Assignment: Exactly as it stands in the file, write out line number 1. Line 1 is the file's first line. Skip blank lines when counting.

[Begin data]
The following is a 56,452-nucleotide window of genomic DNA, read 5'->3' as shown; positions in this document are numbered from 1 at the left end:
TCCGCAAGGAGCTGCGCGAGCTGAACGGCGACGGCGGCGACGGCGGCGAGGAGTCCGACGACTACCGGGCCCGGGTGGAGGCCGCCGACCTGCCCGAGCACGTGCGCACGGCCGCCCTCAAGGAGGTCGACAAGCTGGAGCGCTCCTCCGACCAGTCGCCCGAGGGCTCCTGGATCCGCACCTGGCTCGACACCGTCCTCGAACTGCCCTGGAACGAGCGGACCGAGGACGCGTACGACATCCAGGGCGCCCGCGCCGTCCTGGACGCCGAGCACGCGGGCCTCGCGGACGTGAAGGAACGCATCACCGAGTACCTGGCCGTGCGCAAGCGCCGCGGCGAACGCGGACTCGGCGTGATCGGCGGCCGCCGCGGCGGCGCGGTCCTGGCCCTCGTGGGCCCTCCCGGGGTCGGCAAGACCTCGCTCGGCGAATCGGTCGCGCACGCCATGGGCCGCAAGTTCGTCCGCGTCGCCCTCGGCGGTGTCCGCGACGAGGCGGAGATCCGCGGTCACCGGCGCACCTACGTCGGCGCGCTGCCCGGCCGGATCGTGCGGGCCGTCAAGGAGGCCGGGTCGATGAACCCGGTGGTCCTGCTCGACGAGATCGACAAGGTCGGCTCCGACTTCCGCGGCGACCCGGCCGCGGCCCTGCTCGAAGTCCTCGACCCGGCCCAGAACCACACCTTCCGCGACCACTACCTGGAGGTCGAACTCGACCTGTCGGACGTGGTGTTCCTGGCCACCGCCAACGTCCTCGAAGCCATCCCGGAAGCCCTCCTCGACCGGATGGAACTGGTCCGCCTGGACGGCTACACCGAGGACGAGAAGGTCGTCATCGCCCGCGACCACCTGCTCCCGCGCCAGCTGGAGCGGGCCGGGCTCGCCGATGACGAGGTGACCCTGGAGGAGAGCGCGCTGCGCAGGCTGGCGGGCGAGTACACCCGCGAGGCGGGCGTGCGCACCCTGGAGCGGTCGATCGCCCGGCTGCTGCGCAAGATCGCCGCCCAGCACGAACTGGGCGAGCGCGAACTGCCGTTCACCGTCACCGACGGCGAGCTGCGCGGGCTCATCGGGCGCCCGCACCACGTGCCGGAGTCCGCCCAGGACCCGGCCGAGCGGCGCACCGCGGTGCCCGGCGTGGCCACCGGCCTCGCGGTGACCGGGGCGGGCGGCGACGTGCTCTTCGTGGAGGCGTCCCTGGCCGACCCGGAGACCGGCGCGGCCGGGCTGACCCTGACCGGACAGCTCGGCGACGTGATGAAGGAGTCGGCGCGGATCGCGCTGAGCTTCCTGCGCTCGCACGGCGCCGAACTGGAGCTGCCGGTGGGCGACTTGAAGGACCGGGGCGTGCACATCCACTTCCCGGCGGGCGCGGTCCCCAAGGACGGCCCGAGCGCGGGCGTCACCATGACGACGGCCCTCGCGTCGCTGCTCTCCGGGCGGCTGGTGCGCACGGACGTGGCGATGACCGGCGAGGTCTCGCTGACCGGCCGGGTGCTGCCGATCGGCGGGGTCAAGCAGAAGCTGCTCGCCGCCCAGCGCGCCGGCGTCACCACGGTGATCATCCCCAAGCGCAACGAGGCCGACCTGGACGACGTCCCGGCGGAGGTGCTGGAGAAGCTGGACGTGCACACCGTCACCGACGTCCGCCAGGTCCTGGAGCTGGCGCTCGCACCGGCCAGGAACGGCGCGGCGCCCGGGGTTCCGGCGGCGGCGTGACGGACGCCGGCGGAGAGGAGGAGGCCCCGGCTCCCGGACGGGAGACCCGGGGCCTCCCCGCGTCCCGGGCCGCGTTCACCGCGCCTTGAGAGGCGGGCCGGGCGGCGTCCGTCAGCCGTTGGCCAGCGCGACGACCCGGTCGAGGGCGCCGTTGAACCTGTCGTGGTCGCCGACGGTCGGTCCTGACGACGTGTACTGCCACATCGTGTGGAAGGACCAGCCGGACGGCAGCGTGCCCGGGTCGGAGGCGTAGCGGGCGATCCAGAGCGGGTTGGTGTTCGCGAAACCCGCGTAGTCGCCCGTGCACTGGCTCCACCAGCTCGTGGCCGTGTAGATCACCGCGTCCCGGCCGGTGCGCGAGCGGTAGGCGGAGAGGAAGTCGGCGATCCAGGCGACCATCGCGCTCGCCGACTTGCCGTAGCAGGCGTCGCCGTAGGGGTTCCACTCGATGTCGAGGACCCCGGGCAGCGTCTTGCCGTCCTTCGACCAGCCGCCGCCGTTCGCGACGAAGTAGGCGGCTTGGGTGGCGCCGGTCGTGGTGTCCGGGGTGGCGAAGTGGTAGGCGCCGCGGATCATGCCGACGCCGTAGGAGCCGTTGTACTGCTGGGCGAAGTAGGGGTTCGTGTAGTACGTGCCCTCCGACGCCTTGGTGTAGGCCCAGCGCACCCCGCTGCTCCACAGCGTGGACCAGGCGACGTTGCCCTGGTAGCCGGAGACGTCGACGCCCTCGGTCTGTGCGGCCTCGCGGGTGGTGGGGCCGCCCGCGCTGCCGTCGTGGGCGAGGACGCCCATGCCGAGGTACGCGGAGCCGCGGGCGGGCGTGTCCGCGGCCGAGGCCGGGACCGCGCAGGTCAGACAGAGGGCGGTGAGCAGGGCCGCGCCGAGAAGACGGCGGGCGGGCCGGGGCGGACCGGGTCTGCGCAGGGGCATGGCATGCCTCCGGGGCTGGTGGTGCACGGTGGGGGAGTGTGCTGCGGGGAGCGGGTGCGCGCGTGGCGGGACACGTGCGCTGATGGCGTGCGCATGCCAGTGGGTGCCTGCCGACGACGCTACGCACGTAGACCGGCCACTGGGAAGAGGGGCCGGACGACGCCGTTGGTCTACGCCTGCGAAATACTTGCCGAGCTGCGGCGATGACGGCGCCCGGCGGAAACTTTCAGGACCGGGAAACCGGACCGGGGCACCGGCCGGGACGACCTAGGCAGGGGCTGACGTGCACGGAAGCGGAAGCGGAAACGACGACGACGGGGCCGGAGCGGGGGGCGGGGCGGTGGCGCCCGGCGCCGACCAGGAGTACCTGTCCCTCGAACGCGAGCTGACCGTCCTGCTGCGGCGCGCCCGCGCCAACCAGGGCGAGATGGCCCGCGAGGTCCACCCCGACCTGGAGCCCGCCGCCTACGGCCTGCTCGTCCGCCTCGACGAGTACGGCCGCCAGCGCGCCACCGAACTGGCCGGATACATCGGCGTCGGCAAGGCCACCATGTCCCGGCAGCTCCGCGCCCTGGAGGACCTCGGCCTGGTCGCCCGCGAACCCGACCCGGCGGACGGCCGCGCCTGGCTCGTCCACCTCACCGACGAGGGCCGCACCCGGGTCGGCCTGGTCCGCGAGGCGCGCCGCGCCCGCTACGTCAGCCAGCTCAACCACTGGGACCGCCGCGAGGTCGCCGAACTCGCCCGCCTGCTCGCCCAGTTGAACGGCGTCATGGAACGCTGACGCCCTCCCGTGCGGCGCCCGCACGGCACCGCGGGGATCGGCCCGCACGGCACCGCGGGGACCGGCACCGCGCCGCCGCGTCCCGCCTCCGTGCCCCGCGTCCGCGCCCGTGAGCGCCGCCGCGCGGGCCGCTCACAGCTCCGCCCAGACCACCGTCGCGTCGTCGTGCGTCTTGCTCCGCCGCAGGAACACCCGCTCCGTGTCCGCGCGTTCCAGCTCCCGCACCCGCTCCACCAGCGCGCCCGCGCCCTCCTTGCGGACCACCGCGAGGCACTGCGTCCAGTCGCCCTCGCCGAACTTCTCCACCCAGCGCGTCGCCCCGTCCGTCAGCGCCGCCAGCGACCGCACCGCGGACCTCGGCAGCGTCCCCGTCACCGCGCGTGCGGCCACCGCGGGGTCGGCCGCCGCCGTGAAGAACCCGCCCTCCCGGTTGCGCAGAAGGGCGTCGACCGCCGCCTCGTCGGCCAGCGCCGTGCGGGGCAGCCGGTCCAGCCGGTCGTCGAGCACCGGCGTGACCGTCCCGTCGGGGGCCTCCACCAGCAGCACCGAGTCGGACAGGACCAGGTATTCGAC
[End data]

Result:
The following is a 56,452-nucleotide window of genomic DNA, read 5'->3' as shown; positions in this document are numbered from 1 at the left end: